So much so that it was comparable to the effects of taking blood-pressure-lowering medicine. But don’t take my word for it, keep a log and see for yourself.


#4 Take regular walking breaks

If your work is sedentary, it is vital you take regular breaks. Humans were not designed to stay seated for long periods of time. If you don’t take breaks, you will feel the effects acutely through your body: aches and pains, lethargy, depression and stress.

And don’t just walk to the coffee machine please. Take 20 minutes outdoors in the heart of the city or in your local park. If you’re looking after children, take them for a quick walk outside and observe how they revel being in nature, even on the worst days.

Oxytocin, known as the ‘love drug’ because of its bonding effects, is released by the brain in abundance while walking with others or among nature due to the meditative effect of this activity on the brain. And the greater the release of oxytocin, the greater the reduction of cortisol (the stress hormone).

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#5 Walking, working and creating

The idea that working until we drop somehow gets the best out of us is outdated. It’s a fact that walking makes you more creative.

Researchers at Stanford University have found that creative thinking improves while a person is walking, and the positive effects last much longer than the walk itself.

If you work in a team, try holding regular ‘walking meetings’. Get out there and brainstorm, then see what you come back with.

Facebook’s Mark Zuckerberg and the late co-founder of Apple, Steve Jobs, both found that ‘walking meetings’ increased levels of productivity and creativity, and neither of them was particularly bad at business.


#6 Walk through your lunch break

That’s right: ‘walk’, not ‘work’ through lunch. Health-and-safety legislation endorses a lunch break, so stop eating at your desk and take a brisk 30- to 45-minute walk instead. If you walk, your animal brain is stimulated; if you sit, it goes to sleep.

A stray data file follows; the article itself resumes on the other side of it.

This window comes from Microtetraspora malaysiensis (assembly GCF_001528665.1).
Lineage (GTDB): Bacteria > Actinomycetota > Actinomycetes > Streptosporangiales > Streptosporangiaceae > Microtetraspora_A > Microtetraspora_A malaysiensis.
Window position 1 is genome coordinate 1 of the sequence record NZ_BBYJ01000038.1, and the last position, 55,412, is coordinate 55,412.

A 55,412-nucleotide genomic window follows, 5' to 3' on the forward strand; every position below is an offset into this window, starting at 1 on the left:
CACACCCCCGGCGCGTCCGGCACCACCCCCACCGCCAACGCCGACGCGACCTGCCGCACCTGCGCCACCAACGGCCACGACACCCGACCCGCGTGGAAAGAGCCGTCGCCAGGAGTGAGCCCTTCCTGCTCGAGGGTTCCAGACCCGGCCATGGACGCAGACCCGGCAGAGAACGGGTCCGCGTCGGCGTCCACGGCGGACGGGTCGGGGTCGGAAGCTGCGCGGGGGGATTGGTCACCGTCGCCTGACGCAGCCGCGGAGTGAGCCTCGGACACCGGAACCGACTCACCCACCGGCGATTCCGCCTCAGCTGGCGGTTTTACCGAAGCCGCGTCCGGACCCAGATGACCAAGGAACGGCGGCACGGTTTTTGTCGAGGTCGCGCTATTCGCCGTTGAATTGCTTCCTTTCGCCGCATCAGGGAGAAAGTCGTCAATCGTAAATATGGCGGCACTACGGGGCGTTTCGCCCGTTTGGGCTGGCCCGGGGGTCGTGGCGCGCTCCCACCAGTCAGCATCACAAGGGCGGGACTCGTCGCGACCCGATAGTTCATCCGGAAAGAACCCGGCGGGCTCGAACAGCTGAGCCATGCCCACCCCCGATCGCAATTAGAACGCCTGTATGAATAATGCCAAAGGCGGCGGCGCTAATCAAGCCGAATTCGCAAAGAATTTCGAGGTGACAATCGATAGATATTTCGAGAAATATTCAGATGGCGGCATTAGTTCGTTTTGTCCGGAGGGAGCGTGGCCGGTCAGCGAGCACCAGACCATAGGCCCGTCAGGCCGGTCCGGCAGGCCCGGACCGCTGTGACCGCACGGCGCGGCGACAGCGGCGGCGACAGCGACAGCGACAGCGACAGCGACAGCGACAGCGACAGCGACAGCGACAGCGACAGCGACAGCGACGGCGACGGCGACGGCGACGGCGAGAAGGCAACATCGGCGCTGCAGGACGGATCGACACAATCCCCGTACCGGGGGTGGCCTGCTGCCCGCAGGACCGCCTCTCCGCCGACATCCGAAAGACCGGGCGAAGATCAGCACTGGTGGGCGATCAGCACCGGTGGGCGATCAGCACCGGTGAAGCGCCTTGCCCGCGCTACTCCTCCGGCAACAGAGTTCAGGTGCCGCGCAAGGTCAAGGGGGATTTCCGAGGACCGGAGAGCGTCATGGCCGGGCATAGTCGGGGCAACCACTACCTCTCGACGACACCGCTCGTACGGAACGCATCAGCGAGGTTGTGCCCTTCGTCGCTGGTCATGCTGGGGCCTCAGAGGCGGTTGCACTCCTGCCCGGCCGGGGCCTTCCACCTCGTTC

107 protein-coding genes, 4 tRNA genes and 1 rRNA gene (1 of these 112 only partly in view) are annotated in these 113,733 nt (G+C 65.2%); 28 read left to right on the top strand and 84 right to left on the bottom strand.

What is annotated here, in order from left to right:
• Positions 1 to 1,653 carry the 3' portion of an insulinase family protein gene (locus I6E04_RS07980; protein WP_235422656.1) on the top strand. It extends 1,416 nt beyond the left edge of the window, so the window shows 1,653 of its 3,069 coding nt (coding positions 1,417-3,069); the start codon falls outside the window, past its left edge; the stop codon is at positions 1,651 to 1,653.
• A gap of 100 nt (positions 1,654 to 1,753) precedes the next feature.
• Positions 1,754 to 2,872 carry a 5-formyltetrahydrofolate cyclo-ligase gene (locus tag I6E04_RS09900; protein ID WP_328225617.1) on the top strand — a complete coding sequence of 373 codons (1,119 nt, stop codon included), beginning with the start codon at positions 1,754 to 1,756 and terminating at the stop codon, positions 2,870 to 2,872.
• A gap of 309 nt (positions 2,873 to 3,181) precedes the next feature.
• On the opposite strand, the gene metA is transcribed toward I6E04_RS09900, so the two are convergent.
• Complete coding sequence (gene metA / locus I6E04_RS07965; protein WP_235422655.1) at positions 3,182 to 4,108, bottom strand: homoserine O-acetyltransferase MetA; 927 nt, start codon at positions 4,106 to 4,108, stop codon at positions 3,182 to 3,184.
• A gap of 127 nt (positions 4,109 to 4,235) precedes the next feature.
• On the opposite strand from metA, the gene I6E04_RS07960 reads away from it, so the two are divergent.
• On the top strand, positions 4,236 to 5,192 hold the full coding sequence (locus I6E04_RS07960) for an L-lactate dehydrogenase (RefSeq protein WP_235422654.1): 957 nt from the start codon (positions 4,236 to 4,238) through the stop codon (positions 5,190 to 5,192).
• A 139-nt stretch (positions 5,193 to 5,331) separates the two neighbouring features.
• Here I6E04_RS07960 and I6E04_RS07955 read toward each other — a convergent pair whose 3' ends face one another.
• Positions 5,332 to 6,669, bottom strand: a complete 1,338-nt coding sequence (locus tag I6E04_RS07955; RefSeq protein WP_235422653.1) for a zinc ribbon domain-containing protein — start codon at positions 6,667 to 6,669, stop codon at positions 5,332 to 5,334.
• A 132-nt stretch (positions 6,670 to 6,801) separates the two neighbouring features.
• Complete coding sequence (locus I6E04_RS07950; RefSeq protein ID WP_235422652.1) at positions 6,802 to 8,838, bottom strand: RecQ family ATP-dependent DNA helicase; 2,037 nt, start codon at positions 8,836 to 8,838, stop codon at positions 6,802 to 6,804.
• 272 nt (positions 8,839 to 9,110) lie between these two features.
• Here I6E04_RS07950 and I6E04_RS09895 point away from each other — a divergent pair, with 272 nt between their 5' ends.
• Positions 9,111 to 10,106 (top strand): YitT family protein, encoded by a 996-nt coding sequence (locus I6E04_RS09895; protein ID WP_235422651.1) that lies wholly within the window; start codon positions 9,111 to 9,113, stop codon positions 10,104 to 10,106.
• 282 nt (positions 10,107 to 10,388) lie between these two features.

If you’re self-employed, the temptation to ‘work through’ to meet deadlines is huge. Give yourself permission to take regular breaks – the world will not end if you’re not at your desk every minute of the day.

Researchers at John Moores University in Liverpool discovered that sitting for hours without moving can slow the flow of blood to our brains. But strolling for just two minutes every half hour seems to actually increase blood flow.

So for those who convince themselves they don’t have enough time to walk during a working day, it’s time to start thinking otherwise.


#7 Revving up and winding down

If you started your day with a vigorous, energising walk to work and you’re walking home from work, or you’ve factored in a walking session in the early evening, take the time to wind down.

Walk more slowly, observing what’s going on around you, using your senses to notice nature, immersing yourself in it and reconnecting with your wildness.

While you’re walking and contemplating, think about how the benefits of this exercise can impact on your whole life. Now you’re in the flow and feeling less stressed, could you imagine maintaining Walking Therapy long term to reduce stress, anxiety and depression permanently?

We can all use the excuse of not having enough time, but we create our own time, by being strategic and taking action.

#8 Make walking a part of your whole life

If you have time at weekends, factor in a walk that takes you out of your usual environment and into different locations. Some people enjoy blustery walks along the coastline, others prefer the tranquillity and solitude of woods and forests.

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So-called ‘forest bathing’ (spending time in green spaces) is now extremely popular in Japan among other places.

Read more: 8 ways walking in the woods can make you happier


So what’s not to like about walking for physical and mental well-being? With a bit of planning and preparation you will find that your life changes more dramatically than you could ever have imagined.

walk with your wolf

Walk With Your Wolf,Unlock Your Intuition, Confidence and Power by Jonathan Hoban is available to buy now for £14.99.

Jonathan Hoban Headshot

Jonathan Hoban is a professionally registered member of the British Association of Counselling Psychotherapy (MBACP).

He has specialised within the field of addiction, anxiety disorders, depression, anger management and trauma work, including treatment centres, where he has worked extensively over the last 10 years.

He has had great success working with corporate companies around the U.K, predominantly in the City of London.